This summer, as a project of the UUCM Undoing Racism Committee, I have been reading The New Jim Crow: Mass Incarceration in the Age of Colorblindness by Michelle Alexander. Included in Alexander’s argument is the contention that civil rights leaders, the very people who should be leading the charge against mass incarceration, have turned a blind eye. Comfortable championing the model citizen, the civil rights movement has been slow to fly the same flags of righteousness in defense of the incarcerated. Constrained by “the politics of respectability,” civil rights leaders have worked to prove our ‘worthiness,’ demonstrating that Blacks are “just like” read “just as good as” Whites. This posture makes it difficult to advocate on behalf of criminals who, after all, “must have done something wrong.”
Alexander works to demonstrate that many of the people corralled into the system through the war on drugs are innocent – or at least, not very guilty. They could be any of us. But some criminals are guilty. They have broken the law. How do we fight for the rights of these people?
The answer is twofold. First, it requires that we embrace an ethic of forgiveness. All of us make mistakes. And many of us will break a law: smoking a joint, drinking underage, speeding on a highway or city street. The test of our character – both individual and as a society – is how we respond. Do we strip individuals of their rights in perpetuity, or do we forgive? Second, it calls for a recognition that this system of mass incarceration is not just about crime-fighting. It is, instead, a system of racial control. But it’s difficult to talk about mass incarceration as a system of racial control in a post racial America. How do we allege ‘racism’ at a set of laws that are ostensibly race neutral.
Alexander poses this as the difference between “colorblindness” and “color consciousness.” Colorblindness is the idea that we no longer see race. We make policy and treat each other as if race does not exist. This concept, Alexander argues, has dominated our political stance toward race since the “success” of the Civil Rights Movement. With the achievements of policies like Affirmative Action and the visible evidence of successful Black Americans – epitomized by the election of Barack Obama – we seem to have within our grasp a world where we are indeed judged by the content of our character and not the color of our skin. The problem, it turns out, is that there is a vast difference between judging one by the color of her skin – and acknowledging the color of one’s skin. It’s the difference, I’ll pull from today’s sermon, between “tolerating” where we just ignore our differences and allowing/challenging ourselves to be transformed by grappling with our differences.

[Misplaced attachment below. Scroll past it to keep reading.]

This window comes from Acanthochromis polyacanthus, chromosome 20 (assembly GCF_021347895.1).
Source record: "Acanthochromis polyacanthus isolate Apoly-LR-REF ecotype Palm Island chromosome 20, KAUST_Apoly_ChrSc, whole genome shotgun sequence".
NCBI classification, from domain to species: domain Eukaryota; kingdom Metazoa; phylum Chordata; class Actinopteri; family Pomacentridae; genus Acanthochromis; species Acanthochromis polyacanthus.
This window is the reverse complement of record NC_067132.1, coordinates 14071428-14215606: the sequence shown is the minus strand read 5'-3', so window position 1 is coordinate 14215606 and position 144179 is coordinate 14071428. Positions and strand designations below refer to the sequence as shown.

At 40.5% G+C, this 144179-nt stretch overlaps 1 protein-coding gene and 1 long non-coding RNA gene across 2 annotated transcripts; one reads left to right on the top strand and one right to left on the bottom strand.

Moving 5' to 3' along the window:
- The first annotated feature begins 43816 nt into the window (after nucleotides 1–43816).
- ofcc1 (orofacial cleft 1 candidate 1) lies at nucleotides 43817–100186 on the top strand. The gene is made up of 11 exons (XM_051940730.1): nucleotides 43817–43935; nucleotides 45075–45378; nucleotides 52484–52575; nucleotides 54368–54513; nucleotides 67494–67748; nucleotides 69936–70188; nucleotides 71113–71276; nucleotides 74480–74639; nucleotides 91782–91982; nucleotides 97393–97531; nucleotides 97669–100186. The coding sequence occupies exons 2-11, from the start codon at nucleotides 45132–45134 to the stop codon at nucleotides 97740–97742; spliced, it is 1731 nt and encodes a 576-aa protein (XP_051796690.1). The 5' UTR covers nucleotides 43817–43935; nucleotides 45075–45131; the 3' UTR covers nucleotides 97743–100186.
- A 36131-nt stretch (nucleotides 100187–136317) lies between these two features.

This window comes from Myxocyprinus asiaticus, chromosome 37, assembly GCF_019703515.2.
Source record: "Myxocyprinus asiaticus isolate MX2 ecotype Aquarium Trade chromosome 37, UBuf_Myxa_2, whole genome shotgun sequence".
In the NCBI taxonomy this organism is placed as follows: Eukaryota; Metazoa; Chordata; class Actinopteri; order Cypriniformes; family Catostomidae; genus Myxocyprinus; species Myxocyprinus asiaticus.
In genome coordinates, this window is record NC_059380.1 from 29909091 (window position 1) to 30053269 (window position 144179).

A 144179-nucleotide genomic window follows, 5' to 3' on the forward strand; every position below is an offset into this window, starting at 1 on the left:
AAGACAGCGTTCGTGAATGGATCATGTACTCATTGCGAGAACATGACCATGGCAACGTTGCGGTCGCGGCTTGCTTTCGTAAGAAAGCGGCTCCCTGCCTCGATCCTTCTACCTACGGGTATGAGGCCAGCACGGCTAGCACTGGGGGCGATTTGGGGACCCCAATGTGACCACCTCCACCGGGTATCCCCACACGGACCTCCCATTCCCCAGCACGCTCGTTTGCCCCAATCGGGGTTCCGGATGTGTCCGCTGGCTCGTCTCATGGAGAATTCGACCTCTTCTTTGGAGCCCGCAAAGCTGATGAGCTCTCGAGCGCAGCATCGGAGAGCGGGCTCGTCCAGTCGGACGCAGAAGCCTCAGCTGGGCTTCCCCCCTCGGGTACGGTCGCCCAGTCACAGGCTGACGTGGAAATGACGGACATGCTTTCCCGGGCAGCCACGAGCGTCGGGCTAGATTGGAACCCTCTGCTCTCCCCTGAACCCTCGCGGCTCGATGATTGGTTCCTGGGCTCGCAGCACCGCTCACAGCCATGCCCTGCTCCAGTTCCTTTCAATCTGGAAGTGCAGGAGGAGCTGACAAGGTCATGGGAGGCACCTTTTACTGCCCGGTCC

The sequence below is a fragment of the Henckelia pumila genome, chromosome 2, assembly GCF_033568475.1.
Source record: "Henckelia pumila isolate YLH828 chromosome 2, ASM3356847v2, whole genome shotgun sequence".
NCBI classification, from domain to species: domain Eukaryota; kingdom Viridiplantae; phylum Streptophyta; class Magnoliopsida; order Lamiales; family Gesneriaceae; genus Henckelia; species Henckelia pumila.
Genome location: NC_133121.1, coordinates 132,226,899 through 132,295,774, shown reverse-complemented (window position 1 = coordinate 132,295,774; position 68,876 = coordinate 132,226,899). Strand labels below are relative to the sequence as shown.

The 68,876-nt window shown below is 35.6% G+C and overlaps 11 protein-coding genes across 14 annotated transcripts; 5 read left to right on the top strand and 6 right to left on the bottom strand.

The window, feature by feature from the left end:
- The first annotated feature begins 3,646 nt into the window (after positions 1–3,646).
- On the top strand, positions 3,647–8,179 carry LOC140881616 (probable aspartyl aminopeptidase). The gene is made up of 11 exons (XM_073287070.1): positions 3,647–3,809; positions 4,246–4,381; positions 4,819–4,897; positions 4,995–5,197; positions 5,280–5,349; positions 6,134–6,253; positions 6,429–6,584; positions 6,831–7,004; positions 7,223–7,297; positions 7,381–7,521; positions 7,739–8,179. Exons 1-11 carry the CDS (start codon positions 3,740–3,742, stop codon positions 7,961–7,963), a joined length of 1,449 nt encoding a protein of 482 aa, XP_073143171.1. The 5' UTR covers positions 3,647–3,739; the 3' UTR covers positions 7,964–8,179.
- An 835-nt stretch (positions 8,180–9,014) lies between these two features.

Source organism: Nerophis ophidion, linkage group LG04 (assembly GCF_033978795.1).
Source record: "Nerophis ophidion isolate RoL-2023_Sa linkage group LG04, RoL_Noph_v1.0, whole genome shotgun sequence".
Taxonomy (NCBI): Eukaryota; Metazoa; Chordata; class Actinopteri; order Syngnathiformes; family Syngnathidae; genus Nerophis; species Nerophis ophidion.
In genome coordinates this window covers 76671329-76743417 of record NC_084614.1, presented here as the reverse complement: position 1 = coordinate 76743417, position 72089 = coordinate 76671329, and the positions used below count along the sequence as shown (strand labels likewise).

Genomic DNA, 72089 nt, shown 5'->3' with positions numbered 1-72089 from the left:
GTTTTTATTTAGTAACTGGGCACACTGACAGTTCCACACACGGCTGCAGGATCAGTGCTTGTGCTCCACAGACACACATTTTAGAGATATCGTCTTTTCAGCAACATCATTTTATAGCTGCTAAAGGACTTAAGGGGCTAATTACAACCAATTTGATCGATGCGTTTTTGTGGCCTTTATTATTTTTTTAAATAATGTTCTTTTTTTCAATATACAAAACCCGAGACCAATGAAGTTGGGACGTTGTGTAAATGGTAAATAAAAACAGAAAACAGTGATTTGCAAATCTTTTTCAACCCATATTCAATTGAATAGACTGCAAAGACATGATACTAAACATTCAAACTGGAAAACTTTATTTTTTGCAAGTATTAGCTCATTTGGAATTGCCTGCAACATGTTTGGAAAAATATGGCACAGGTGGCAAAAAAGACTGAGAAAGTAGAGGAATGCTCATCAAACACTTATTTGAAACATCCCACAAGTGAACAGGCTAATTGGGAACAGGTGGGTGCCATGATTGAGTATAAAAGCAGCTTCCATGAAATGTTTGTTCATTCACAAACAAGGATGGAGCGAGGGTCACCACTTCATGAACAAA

How can we explain the persistence of what looks and feels like racism in a world of colorblindness? And how do we sound the alarm, raise the issue, without being accused of “playing the race card?” Reverend Al Sharpton, on his syndicated radio program – The Hour of Power – put it this way: When we’re playing with a stacked, racial deck – we can’t help but pull out a race card. In other words, in a system that at it’s very foundation has been based on racial difference and racial oppression, this will inevitably be manifested in our institutions and policies. And making cosmetic changes, tinkering with the system, and refusing to acknowledge race won’t deliver us to a post-racial society.
Instead of colorblindness, Alexander suggests color consciousness.
A commitment to color consciousness places faith in our capacity as humans to show care and concern for others, even as we are fully cognizant of race and possible racial differences.
But, in this day and age, this is no easy task. It seems at every turn, Americans are more interested in their individual circumstances than in the collective. And far too often, there is the suggestion that these two – the individual and the collective – are understood as at odds with each other. We are seriously having a national conversation about the value of Medicare and Social Security. Our 21st century values suggest that we should give our elders a stipend and let them fend for themselves – when it runs out, that’s their problem. And who are we that we begrudge struggling families food stamps? How did we get to the point where our idea of public education is to give every child a voucher so that families can ‘purchase’ their education.
The question I came to in our discussion today is “What kind of people are we?” and What kind of people are we going to be?”
Are we a people who stingily guard what we have? Or are we a people who share with each other understanding that we are all in this together? Are we a people who write folks off when they make a mistake? Or are we a people with the capacity for forgiveness? Are we a people who can live with each other only if we ignore our differences? Or are we a people who are willing to be transformed by those differences?